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Hubris or good business? The psychology of M&A
by James Phillipps on Feb 05, 2014 at 10:18
A number of theories have been put forward to explain this underperformance, which are commonly rooted in the psychology of the acquiring management team.
The hubris hypothesis
Often the acquiring company has had a strong period of corporate and share price performance in the period leading up to the bid.
In these cases, the management teams can become overconfident in their abilities and believe those abilities will enable them to turn around the acquired company,the so called ‘hubris hypothesis’.
Too often the prior outperformance has been partly due to cyclical or other external factors, and the acquiring management team struggle to meet their targets for the acquisition.
Having made the decision to acquire, if the bid becomes contested, with multiple interested parties, it becomes increasingly likely that companies will overpay.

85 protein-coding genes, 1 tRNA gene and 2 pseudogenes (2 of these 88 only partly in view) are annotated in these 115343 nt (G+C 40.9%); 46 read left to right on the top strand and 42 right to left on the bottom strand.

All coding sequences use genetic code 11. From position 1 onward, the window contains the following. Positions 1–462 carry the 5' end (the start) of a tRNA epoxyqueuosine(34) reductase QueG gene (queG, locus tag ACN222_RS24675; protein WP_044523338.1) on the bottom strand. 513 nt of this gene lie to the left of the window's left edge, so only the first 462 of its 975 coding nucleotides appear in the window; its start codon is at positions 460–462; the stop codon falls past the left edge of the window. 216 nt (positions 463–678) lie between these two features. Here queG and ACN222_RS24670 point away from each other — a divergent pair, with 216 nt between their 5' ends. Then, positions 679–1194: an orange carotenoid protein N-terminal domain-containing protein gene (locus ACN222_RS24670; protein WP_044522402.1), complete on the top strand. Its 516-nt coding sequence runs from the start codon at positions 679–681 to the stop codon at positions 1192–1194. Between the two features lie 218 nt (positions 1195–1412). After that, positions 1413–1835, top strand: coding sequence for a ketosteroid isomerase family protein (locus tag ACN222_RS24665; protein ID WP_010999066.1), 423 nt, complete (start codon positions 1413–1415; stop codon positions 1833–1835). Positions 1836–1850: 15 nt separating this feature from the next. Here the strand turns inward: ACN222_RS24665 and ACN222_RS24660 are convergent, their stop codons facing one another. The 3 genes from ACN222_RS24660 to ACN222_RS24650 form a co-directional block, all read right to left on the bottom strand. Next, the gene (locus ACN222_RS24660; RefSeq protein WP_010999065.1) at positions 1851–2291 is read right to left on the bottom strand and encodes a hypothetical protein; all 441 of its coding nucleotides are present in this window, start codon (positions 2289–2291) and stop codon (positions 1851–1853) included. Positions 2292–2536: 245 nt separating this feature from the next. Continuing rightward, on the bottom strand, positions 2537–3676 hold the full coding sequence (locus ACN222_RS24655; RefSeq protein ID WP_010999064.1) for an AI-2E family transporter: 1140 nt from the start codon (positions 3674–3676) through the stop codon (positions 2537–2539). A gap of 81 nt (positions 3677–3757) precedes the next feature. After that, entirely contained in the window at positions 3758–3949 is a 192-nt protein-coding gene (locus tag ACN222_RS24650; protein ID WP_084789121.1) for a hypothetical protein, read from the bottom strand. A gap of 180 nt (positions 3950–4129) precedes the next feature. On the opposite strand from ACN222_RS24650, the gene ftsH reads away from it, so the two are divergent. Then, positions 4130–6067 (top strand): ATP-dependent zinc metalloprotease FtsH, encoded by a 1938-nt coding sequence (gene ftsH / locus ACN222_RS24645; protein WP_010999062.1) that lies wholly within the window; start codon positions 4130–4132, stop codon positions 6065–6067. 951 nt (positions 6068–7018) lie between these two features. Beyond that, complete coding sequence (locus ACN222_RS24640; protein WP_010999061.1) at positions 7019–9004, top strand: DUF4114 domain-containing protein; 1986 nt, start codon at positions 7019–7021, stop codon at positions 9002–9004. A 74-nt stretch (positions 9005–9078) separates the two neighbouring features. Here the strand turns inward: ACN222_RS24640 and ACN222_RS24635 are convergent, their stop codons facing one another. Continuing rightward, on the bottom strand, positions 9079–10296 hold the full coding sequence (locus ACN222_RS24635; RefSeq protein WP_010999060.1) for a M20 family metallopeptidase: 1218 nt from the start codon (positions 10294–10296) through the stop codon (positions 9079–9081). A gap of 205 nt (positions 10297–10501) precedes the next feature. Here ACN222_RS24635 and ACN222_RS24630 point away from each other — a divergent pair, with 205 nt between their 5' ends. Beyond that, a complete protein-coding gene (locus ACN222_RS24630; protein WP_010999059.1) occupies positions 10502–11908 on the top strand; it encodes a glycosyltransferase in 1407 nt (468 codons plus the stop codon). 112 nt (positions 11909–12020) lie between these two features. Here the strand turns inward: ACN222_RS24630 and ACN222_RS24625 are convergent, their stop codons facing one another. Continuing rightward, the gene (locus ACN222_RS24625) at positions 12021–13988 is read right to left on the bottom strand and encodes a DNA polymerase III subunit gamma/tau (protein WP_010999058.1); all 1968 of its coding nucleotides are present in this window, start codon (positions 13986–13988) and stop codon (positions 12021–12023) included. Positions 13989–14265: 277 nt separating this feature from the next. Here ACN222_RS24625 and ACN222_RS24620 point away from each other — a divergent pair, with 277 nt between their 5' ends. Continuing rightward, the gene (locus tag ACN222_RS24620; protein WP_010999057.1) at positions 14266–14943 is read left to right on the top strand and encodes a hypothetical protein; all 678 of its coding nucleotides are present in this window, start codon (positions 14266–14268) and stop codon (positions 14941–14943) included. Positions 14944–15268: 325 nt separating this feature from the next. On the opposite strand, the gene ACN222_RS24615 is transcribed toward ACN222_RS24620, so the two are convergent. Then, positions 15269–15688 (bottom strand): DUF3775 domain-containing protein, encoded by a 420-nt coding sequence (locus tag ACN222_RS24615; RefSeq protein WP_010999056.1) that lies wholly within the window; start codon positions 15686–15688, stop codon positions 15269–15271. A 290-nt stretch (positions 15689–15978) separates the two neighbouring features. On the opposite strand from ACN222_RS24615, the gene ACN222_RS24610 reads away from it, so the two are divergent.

The winner (if we can call them that) will be the company making the highest bid – the dreaded ‘winner’s curse’.
Having ‘won’ the bid, an insight into the management psyche can often be gleaned by the method of funding the acquisition.
If management teams, either consciously or unconsciously, perceive their own shares as expensive, and therefore a cheap source of funding relative to cash, this may encourage them to view the acquisition more optimistically and use shares as finance.
The evidence is that acquisitions financed by shares do worse than cash financed bids.
In light of these behavioural patterns, what can investors to do to protect against potential value destruction?
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